Our sweet Siberian husky puppy Luna passed away a few weeks ago at only 14 months old. Here is a link to our sweet girls life story. At the time we were unsure of the specific cause. We simply knew that she had a mass (that 3 months ago was small, and came back as inconclusive on the biopsy) that had now grown to fill her entire abdomen and take her life.
With her being so young, and since the vet had never seen anything like the mass he saw when he did her surgery, the vet was interested in doing a few extra tests after she passed to determine what caused her death. A hisopathology was done and gave us our answer. She didn’t pass away from cancer. Rather, the histopath picked up some pythium cells. She died of Pythosis.
Pythium Insidosum is a “parasitic spore that is capable of parasitic movement” and is categorized as a motile zoospore. It is a type of fungus that typically grows in swamps and other bodies of stagnant water, and is especially present in late summer months. This fungus is most common on the gulf shore, especially Louisiana.
When this deadly parasite finds its way into an animal’s body, whether through open wounds or by mouth, the infection is called Pythiosis. This disease is most common in young large breed dogs like Luna, but can occur in all dogs, cats, horses and even humans. There are two main types of pythiosis. This fungus can manifest itself in the intestinal tract or in the skin.
Skin infections start looking like a small puncture wound and over time spread into large ulcerative abscesses. Lesions can form on the legs, tail, head, neck, and more. I don’t as much about this type because my dog didn’t have this type, but apparently the fungus easily attaches to hair and skin and eats away at the skin until the tissue dies and turns black. If the lesions are contained to one extremity it is possible to attempt amputation to remove the fungus.
Intestinal pythiosis will cause the dog to display symptoms weeks to months after exposure to the parasite. Symptoms include diarrhea, bloody stool, vomiting after eating, loss of energy and weight loss. All of which our baby experienced. The fungus gets into the intestines which can cause intestinal blockage, intestinal wall thickening and an abdominal mass. Pythiosis is sometimes nicknamed “swamp cancer” because the fungus can grow to form a cancer-like mass, like it did in our baby, that can obstruct bowel and eventually grow to fill the abdomen.
Blood can be drawn and sent off to the Pythium Laboratory at Louisiana State University to confirm the diagnosis. A biopsy, or tissue sample can also suggest the diagnosis but a culture must be done to confirm it in this case. This parasite is new and wasn’t around 10-20 years ago when most practicing vets went to school. Also since it is typically seen in swampy areas, many vets who practice even a few hours north of the swamps won’t have heard or have had much experience with it. They may not recognize the signs or know about the blood test because it is simply just not common.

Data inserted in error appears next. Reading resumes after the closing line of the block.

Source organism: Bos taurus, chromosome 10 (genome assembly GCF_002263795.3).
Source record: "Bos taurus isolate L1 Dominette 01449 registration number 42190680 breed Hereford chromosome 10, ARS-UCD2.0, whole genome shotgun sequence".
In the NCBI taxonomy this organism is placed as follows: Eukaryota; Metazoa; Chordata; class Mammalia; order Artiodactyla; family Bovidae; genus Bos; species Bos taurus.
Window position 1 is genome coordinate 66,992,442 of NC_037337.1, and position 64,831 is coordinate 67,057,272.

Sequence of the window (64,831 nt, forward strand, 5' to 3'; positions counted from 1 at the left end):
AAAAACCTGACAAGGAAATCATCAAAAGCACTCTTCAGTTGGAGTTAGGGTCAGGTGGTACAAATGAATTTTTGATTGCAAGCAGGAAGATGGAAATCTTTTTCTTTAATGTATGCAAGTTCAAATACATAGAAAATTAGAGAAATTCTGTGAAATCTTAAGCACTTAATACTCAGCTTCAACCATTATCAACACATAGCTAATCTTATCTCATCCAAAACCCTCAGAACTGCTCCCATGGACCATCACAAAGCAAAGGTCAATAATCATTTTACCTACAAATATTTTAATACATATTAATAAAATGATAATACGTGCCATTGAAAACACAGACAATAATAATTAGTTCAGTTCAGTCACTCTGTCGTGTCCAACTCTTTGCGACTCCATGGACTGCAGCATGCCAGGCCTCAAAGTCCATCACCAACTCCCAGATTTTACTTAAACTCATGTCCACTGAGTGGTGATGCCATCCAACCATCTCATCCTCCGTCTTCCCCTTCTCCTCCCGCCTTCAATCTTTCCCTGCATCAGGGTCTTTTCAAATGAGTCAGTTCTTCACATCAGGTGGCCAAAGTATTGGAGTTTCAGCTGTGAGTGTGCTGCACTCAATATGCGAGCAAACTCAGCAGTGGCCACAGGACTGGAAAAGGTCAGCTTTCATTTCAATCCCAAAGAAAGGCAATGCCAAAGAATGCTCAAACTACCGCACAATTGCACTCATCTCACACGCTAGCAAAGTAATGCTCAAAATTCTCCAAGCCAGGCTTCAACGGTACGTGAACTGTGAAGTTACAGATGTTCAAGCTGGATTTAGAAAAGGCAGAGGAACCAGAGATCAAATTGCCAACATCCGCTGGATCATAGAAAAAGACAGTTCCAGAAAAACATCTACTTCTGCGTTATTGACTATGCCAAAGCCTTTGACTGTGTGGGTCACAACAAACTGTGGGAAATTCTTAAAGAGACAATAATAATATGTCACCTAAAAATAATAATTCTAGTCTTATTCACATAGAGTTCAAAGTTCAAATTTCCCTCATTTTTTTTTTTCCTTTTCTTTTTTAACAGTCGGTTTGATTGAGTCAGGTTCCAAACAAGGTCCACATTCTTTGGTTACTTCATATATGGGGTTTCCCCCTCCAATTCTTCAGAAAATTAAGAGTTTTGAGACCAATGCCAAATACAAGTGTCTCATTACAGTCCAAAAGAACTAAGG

It is important for all pet parents to know about this disease no matter where you are, especially if you allow your dogs to be around any form of water. Our dog was only around water two times in her life. Once at a public lake in Memphis, and another time canoeing in clear running water in Missouri. Somehow, at either one of these places or at another unknown time, she picked up this parasite that ultimately took her life. Though it isn’t very common and is mainly only seen on the coast, c have been reported in many states including Alabama, Arkansas, Arizona, California, Connecticut, Delaware, Florida, Georgia, Illinois, Kentucky, Louisiana, Maryland, Missouri, Mississippi, New Jersey, North Carolina, Maryland, South Carolina, Tennessee, Texas, Wisconsin and Virginia.
Early detection is extremely important when it comes to survival and treatment. First signs for intestinal pythiosis include loose to very watery stool, refusal to eat, and vomiting. Many vets will assume and confirm based on radiologic studies that your dog has a bowel obstruction or cancer as signs, symptoms, and imaging may appear the same. If your dog has come in contact with water and is having these symptoms it may be a good idea to see if the vet thinks there is any possibility that your dog could have this condition. When our dog first showed symptoms in November the vet did X-rays and a GI series and believed that she had a bowel obstruction. They thought they may be able to go in and remove the object. When he opened her up and found the mass, it was already too late for her because the fungus had formed a mass on the junction of her large and small bowel and was in a location that was unable to be removed. Typically the only treatment is aggressive surgery, laser treatment to kill filaments left behind, and immunotherapy medicine to attempt to help the dog’s body fight off the parasite. Lymph nodes must also be evaluated for invasion.
I want to share Luna’s story because early detection can save your pets life. I don’t want anyone or their pet to have to go through what our family did. Please feel free to share this information with anyone you know who has dogs that swim in ponds, swamps or really any water. Pets are like family. If you notice that your dog has bloody stool, constant diarrhea, anorexia, or constant vomiting after eating, I encourage you take your baby to the vet, let them be evaluated. You never know, they could have something as simple as worms or as serious and life threatening as a bowel obstruction or Pythiosis.
Feel free to share this article so that pet parents can know the signs and get their dogs treated for this. Luna is gone, but I hope her story will be able to help other dogs that unfortunately contract this disease.